Por meio de exercícios genéricos procura-se desbloquear o papel em branco e começar a experimentar fazer textos. Numa perspectiva essencialmente prática, do lado do FAZER e não do lado do APRENDER, convoca-se os participantes a libertarem as palavras.

O Monitor:

Rafael Dionísio tem ministrado cursos de Escrita Criativa desde 1998. Frequentou Engenharia de Minas no Técnico e Arquitectura na UTL. Na FCSH fez a licenciatura em Estudos Portugueses e é Mestre na mesma área. Aguarda provas de doutoramento na área dos Estudos Portugueses, variante de História do Livro e Crítica Textual com a tese A Produção de Ernesto de Sousa sobre Arte e Património. Além disso tem um programa na stress.fm. É também diseur e performer. Tem uma série de vídeos em linha em torno das questões da escrita. Publica livros desde o ano 2000 na ChiliComCarne e participou com dispersos em variadas publicações.


A quem se destina:

A todos os que tenham interesse em desenvolver processos criativos no âmbito da palavra escrita, tanto numa perspectiva de desenvolvimento pessoal como na perspectiva de quem aspira a construir, posteriormente, uma obra literária.

Quem pode participar?

Os que se inscreverem antecipadamente (número máximo de 7 participantes).

Quando:

Sábado, dia 29 de Março, às 14h

Onde:

Rua das Janelas Verdes, nº 13, 1º esq. Em Santo, Lisboa

Quanto:

20 euros (pagos antecipadamente)


Quem estiver interessado em participar, deve enviar um email com o máximo de brevidade para: joaorafaeldionisio@gmail.com

A seguir à oficina vai decorrer um concerto e um convivio acompanhado de comes & bebes »> Mais informação brevemente disponível nos canais da stress.fm

 
Spies Need Love Too
a live stream by stress.fm 
baldio - Open Office
Lisboa, March 15th 2014 ( 2 - 4pm GMT )
 
surveillance is a form of presence in the public sphere
surveillance versus participation / perception versus reality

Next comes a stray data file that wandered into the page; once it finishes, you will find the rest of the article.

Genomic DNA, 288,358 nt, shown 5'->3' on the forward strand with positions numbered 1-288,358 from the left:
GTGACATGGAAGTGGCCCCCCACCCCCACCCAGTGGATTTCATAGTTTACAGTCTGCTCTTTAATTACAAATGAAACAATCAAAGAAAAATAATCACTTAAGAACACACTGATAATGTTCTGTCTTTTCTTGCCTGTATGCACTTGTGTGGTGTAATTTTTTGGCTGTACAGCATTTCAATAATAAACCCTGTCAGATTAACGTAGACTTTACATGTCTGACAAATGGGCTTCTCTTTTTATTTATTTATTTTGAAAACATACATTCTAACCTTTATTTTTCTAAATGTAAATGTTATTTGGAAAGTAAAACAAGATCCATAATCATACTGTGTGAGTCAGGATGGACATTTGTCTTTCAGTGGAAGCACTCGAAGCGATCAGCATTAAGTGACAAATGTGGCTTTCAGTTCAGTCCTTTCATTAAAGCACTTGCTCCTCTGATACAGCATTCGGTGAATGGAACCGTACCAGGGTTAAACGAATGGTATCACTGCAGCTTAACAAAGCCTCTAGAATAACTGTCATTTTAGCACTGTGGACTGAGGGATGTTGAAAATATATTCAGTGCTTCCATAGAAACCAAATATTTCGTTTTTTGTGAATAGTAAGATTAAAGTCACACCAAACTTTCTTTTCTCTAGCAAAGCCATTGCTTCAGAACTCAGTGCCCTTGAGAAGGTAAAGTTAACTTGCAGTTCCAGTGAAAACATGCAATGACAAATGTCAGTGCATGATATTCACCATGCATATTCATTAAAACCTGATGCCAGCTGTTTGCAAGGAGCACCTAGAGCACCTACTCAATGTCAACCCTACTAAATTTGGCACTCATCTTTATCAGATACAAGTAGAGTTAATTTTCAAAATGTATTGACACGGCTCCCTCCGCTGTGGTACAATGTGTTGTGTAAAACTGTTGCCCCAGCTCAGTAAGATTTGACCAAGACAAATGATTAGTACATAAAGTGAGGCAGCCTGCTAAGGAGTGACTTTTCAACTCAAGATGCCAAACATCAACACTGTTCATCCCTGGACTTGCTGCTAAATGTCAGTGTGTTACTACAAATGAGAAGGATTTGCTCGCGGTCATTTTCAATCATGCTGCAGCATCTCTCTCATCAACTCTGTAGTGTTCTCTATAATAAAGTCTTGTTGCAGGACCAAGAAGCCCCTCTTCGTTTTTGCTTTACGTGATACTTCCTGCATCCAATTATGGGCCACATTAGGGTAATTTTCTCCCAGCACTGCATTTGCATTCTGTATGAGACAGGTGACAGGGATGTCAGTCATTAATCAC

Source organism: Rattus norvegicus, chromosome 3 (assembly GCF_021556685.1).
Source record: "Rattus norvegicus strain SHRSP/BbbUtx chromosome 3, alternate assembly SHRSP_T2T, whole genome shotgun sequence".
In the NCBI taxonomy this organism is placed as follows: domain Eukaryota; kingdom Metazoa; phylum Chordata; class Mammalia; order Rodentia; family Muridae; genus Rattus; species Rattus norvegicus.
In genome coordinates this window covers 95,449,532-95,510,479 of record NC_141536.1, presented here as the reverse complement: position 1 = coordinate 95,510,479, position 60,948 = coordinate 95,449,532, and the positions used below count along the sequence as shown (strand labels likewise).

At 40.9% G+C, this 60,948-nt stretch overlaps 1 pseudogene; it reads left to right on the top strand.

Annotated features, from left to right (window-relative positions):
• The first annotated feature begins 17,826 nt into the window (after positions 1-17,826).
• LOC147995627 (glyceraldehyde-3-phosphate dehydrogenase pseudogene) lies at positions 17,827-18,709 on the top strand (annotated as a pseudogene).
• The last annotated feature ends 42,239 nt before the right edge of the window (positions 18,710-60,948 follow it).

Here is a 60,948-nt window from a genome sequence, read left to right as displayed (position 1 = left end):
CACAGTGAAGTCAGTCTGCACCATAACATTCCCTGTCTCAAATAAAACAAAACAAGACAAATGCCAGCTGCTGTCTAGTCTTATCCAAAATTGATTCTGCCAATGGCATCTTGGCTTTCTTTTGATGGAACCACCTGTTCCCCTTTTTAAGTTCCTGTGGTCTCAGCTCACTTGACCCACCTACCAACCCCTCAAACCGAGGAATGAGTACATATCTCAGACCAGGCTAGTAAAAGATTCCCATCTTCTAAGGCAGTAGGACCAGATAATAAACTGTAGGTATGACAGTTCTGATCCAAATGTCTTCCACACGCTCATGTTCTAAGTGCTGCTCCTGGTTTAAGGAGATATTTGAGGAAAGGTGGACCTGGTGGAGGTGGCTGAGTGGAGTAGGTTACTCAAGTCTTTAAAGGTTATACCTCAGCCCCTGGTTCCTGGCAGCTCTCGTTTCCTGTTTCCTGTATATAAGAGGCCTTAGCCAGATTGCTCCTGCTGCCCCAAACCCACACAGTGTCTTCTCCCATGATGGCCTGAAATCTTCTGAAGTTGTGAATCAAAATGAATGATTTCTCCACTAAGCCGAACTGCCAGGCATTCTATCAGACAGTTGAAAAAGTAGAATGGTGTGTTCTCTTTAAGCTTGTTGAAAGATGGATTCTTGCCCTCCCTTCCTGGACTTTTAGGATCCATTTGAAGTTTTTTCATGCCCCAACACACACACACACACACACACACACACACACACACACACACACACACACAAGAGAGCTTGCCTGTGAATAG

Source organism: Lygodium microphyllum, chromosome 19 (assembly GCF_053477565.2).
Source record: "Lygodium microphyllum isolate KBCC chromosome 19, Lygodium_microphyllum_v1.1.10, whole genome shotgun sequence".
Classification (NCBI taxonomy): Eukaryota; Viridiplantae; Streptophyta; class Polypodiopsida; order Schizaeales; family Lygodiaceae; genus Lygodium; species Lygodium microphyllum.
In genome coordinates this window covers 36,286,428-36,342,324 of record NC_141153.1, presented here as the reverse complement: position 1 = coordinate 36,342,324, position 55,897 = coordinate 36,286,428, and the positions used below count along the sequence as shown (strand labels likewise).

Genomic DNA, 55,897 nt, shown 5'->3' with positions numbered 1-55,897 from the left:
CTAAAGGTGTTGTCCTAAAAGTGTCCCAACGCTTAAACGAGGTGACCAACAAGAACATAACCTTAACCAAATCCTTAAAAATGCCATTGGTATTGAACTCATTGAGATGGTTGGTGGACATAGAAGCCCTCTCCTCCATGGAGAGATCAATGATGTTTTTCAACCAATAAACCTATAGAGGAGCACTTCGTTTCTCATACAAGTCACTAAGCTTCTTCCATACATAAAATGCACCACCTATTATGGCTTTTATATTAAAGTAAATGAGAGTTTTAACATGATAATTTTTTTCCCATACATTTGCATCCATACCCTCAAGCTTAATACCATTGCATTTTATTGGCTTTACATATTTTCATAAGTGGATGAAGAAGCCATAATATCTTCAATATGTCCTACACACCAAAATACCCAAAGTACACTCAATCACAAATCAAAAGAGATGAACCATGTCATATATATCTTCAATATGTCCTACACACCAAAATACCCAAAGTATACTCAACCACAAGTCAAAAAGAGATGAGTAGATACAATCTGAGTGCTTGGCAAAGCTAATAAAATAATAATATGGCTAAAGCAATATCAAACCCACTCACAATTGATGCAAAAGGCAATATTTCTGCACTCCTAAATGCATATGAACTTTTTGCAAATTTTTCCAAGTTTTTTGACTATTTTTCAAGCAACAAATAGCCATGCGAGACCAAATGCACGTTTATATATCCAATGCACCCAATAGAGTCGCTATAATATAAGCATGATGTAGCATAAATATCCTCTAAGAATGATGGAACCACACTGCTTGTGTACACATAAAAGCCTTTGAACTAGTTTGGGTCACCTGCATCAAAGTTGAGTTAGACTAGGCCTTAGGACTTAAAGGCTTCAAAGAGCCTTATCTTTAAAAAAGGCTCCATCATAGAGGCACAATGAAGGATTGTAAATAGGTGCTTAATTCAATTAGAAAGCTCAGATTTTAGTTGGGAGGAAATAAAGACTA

Following our talk and activities about media and the public sphere at Generative Indirections, we now wish to record and simultaneously live-stream all the conversations happening at Open Office - a two-day event that looks at the performative aspect of all kinds of meetings and at the different ‘meetings’ that are implied in any type of performance.
We will install and operate a listening apparatus that surveils and transmits the audio output of each one of the meetings to the internet.
Spies Need Love Too makes visible the process and methods of audio recording, acknowledges their performative elements, and challenges the notion that surveillance is somehow an external presence in contemporary society. We submit that the notions of public sphere and public space must be thought of as totalities that include the speakers and the listeners, the actors and the spectators, the protesters and the protested. We pay homage to the women and men whose job is to pay attention to what other people do.
 
relevant readings:
NSA: The Decision Problem, George Dyson
The Ecuadorian Library, Bruce Sterling
The Black Stack, Benjamin Bratton

 

Spies Need Love Too

a live stream by stress.fm

baldio - Open Office

Lisboa, March 15th 2014 ( 2 - 4pm GMT )

 

surveillance is a form of presence in the public sphere

surveillance versus participation / perception versus reality

Following our talk and activities about media and the public sphere at Generative Indirections, we now wish to record and simultaneously live-stream all the conversations happening at Open Office - a two-day event that looks at the performative aspect of all kinds of meetings and at the different ‘meetings’ that are implied in any type of performance.

We will install and operate a listening apparatus that surveils and transmits the audio output of each one of the meetings to the internet.

Spies Need Love Too makes visible the process and methods of audio recording, acknowledges their performative elements, and challenges the notion that surveillance is somehow an external presence in contemporary society. We submit that the notions of public sphere and public space must be thought of as totalities that include the speakers and the listeners, the actors and the spectators, the protesters and the protested. We pay homage to the women and men whose job is to pay attention to what other people do.

 

relevant readings:

NSA: The Decision Problem, George Dyson

The Ecuadorian Library, Bruce Sterling

The Black Stack, Benjamin Bratton